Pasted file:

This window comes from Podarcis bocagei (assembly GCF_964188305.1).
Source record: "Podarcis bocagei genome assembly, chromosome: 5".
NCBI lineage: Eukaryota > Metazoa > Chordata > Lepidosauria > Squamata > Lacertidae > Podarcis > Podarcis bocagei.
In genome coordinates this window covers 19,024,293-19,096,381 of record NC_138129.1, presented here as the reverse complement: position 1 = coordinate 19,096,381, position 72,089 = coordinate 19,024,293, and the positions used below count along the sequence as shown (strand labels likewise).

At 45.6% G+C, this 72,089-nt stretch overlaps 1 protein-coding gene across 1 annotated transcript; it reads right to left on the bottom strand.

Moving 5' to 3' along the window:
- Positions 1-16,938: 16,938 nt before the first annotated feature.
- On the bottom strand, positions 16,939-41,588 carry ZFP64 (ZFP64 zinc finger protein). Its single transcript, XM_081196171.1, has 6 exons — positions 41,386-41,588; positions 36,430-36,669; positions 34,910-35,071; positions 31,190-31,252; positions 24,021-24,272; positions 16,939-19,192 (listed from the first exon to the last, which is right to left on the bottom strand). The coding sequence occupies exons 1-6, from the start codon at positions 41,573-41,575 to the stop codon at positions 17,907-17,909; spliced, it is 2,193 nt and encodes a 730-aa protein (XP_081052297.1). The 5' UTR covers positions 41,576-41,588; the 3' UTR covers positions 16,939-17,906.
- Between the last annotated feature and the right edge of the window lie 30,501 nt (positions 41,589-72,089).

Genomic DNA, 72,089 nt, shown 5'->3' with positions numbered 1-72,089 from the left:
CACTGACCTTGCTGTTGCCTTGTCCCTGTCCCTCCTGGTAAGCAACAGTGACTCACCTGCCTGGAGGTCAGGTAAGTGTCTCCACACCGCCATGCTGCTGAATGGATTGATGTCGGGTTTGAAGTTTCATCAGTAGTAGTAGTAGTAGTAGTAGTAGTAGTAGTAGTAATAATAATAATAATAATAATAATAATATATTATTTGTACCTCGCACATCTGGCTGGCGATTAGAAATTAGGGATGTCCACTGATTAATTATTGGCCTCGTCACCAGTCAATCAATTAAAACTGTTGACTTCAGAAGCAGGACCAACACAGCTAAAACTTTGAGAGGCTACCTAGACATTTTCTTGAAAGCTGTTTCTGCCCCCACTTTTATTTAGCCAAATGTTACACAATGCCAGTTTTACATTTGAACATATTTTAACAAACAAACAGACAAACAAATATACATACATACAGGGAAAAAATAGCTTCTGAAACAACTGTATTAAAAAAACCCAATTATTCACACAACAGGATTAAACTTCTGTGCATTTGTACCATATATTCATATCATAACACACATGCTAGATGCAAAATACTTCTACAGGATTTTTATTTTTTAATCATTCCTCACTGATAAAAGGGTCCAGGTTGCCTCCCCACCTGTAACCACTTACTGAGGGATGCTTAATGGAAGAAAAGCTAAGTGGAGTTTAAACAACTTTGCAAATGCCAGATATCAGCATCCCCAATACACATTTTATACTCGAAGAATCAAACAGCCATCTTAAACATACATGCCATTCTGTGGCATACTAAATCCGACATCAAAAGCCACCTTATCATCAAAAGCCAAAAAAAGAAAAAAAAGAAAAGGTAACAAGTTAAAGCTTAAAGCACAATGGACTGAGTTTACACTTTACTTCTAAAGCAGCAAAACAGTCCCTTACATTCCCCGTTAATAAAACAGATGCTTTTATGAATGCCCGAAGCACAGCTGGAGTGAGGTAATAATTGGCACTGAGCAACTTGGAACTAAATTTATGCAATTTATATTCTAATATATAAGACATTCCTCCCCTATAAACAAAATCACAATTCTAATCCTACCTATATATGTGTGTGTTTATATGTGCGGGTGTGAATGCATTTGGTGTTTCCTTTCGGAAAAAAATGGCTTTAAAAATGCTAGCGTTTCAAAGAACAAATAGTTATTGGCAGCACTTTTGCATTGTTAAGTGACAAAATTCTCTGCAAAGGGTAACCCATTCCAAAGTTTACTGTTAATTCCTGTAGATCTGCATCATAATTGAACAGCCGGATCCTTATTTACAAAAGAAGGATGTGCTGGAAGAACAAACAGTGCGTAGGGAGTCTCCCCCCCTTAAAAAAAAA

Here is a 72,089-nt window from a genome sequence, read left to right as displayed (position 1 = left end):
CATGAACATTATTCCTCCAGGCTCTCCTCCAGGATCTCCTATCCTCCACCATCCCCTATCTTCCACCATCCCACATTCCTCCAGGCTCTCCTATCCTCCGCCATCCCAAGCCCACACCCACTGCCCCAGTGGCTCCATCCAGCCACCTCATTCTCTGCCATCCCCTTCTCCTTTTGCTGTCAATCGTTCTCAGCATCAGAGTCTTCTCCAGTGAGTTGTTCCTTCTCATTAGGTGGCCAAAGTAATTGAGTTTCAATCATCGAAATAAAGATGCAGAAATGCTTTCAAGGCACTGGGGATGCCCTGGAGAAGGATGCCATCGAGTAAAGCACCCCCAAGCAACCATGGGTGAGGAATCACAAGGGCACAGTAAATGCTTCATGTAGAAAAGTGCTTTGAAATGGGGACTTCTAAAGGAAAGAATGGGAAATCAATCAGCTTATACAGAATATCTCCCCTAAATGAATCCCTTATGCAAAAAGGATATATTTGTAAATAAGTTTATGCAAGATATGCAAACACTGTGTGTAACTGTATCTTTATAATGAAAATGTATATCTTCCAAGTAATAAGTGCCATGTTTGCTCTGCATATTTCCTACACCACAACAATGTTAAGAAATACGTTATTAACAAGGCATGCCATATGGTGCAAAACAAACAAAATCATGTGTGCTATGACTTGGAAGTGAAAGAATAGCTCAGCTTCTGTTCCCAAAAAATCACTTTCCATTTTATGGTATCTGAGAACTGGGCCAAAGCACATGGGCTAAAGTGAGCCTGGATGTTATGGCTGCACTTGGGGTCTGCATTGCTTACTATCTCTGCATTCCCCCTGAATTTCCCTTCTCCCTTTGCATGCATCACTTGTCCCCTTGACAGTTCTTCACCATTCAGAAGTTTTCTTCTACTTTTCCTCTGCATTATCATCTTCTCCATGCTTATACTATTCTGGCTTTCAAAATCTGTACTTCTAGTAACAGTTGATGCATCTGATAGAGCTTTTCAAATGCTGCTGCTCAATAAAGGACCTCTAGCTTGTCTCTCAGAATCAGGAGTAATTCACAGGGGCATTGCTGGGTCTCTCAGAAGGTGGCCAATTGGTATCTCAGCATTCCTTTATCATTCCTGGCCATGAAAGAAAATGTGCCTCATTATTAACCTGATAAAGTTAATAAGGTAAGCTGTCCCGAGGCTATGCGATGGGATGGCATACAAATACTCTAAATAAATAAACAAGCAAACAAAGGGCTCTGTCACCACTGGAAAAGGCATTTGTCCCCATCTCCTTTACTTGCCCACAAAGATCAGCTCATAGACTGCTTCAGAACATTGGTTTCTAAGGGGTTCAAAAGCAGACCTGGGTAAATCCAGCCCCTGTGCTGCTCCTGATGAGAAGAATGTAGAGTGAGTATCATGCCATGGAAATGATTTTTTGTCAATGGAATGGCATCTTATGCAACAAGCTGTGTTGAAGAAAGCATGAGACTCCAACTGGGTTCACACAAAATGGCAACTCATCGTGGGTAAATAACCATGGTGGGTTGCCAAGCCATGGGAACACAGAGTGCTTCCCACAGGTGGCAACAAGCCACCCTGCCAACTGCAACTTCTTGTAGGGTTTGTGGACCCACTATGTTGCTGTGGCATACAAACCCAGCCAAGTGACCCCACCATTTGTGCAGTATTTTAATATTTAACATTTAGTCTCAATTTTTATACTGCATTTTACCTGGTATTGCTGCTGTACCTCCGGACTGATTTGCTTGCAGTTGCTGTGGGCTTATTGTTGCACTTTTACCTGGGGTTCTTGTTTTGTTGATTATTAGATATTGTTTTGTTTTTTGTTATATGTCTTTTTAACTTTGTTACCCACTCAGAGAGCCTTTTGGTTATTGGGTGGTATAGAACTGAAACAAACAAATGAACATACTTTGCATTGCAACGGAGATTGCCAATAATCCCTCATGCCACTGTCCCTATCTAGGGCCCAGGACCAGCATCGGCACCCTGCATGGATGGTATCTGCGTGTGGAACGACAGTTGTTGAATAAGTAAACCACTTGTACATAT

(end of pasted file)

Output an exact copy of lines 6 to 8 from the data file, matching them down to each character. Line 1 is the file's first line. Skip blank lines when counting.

Moving 5' to 3' along the window:
- Positions 1-16,938: 16,938 nt before the first annotated feature.
- On the bottom strand, positions 16,939-41,588 carry ZFP64 (ZFP64 zinc finger protein). Its single transcript, XM_081196171.1, has 6 exons — positions 41,386-41,588; positions 36,430-36,669; positions 34,910-35,071; positions 31,190-31,252; positions 24,021-24,272; positions 16,939-19,192 (listed from the first exon to the last, which is right to left on the bottom strand). The coding sequence occupies exons 1-6, from the start codon at positions 41,573-41,575 to the stop codon at positions 17,907-17,909; spliced, it is 2,193 nt and encodes a 730-aa protein (XP_081052297.1). The 5' UTR covers positions 41,576-41,588; the 3' UTR covers positions 16,939-17,906.